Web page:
‘Like a good neighbor’


Recently my wife and I took an American Cruise Line tour.

My wife’s luggage was lost by the airline and she was without her luggage for four days.

We were told that the luggage would be shipped to the Paducah Airport. After numerous attempts to get a taxi and Uber, we became distressed at not being able to get to the airport to get the luggage.

To our amazement along came Susan Walden-Denton to our rescue. My friend Eric Smith and I were standing out on shore near our ship trying to figure out what the next step would be to get to the airport. There was a lot of commotion going on shore and Susan Walden-Denton stopped and asked what was going on. My friend Eric Smith told Susan our predicament and she didn’t hesitate to offer to take us to the airport.

She took us to the airport only to find it closed. She took us back to the ship and insisted that her son Mason would come and take us back to the airport when it opened at 9 p.m. Mason came and got us but when we got to the airport the luggage was not on the flight. The luggage finally got back the next day. Susan called to check on us to find that we still didn’t have the luggage. She insisted on coming back to take me back to the airport for the luggage.

Come to find out Susan and her son Mason are State Farm Agents in Paducah. She and Mason are truly good Neighbors.

Thank you Paducah for having such wonderful people.

Frank Williams

‘Young Moderns’


I lived in Paducah for nine years as a young adult and was a member of a Homemakers Club. We were all young women so we named our group the “Young Moderns.” It was a wonderful experience for me--a time to share crafts, recipes, stories and to make wonderful friends. I still have the recipe book that was produced by the Extension Service when I was there and I still use recipes from it, although it is falling apart. My favorite is orange pudding, which I have made countless times and which my daughters have made too through the years. I am particularly grateful to the late Extension Agent Juanita Amonett and her daughter who were so supportive and kind to all of us. That was a time when many women did not work outside the home, so it was a great way for us to learn and share our lives with other young women. I am so thankful for the many other “Young Moderns” who made my life fun and interesting at that time! Thanks to you all!

Michelle (Douglas) Clark

Jefferson, Wisconsin

‘Out of the Darkness’


Suicide is the second leading cause of death in Kentucky for ages 10-34, according to the Centers for Disease Control and Prevention. September is National Suicide Prevention Month and the Four Rivers Regional Prevention Center wants you to know this is a time for each of us to reach out to those around us and take steps to prevent suicide. Suicide is the most preventable cause of death and almost any positive action may save a life. In fact, asking someone directly about their suicidal intent will not put the thought in their head and most will feel relieved for having someone start the conversation. For tips on how to begin, visit https://afsp.org/realconvo.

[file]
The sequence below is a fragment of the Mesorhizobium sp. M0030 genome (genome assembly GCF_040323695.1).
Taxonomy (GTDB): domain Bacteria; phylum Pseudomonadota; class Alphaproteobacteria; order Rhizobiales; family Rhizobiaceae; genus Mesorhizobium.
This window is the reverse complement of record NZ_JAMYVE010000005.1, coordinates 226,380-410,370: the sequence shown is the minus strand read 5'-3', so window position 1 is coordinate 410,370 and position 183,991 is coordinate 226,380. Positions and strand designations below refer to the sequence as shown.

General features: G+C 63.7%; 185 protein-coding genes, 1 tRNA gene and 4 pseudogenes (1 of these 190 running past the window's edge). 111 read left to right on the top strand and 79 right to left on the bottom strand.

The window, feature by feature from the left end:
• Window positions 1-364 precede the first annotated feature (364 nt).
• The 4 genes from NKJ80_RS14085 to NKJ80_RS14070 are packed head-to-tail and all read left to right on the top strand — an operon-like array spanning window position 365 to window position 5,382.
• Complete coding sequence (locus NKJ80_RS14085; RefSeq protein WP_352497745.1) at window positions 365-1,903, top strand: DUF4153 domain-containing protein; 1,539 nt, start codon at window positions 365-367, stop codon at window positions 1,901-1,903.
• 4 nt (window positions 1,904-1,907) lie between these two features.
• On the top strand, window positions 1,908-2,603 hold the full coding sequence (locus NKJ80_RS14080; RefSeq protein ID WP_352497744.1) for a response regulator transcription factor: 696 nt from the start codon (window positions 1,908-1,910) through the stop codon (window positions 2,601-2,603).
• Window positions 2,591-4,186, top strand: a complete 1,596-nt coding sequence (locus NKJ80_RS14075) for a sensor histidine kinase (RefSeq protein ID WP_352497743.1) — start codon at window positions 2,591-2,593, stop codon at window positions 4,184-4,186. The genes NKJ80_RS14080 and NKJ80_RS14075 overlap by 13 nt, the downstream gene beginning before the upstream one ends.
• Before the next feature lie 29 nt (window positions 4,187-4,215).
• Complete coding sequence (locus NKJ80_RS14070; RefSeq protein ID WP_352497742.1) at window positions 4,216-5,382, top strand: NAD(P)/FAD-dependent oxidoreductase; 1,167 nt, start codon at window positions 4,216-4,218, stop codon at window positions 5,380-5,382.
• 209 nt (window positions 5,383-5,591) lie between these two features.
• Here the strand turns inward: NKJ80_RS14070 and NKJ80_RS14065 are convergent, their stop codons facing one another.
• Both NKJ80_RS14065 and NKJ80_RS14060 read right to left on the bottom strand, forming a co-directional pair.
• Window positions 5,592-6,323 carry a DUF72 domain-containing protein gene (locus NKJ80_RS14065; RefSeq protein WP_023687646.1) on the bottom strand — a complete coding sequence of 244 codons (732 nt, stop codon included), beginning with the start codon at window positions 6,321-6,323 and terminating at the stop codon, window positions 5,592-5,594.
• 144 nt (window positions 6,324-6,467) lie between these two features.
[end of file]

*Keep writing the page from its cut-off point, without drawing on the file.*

To spread community awareness and support for suicide loss survivors, the American Foundation for Suicide Prevention will be holding the Out of the Darkness Walk to Fight Suicide Paducah Walk from 9 a.m. — noon Saturday, Oct. 2 at WKCTC. Participants can register as an individual or join/create a team by visiting afsp.org/Paducah. All of the proceeds come back to Western Kentucky through resources, education, advocacy, and more.

This past year has been challenging as we have all had to continue adjusting our everyday lives during the pandemic and many have been forced to accept situations they had little to no control over. If you found that it affected your mental health, you are not alone and help is available. If you or someone you know is experiencing suicidal ideations, call the National Suicide Prevention Lifeline at 800-273-8255 or text 741741.

Together, we can help stop suicide.

Cynthia Turner

Paducah, Kentucky

About that flag...


The gigantic confederate battle flag that flies across Interstate 24 from the water tower that has the new magnificent mural on it, is like giving everyone driving on the interstate a gigantic middle finger.

AMERICA FIRST was the slogan of the Ku Klux Klan in the 1920s.

Steven D. Gossum

Calvert City, Kentucky

Be kind to one another


I am responding to a recent letter about the “Socialism in America.” Last I checked we were given free will/freedom to choose how and what each individual one of us lives as long as you do no harm to others.

I may not agree with a lot of the ideals being floated around now, however, it is not my place or anyone else’s to decide if it’s ok for abortion. The stats seem extremely high considering women are having fewer babies, according to reliable sources.

Each one of us has to answer for our choices to our maker, meaning your sins are yours, not mine and vice versa. We can offer you counsel to those who chose this route but ultimately they bore the burden for it.

Maybe if others would understand this instead of using it to cast shame on others or beat them over the head with it. Being kind to one another and helping one another goes a long way. Seems like I read about a certain guy, carpenter I believe, walking through the world teaching, helping folks, not belittling them cause he did not agree.

Jim Buzanis

Paducah, Kentucky

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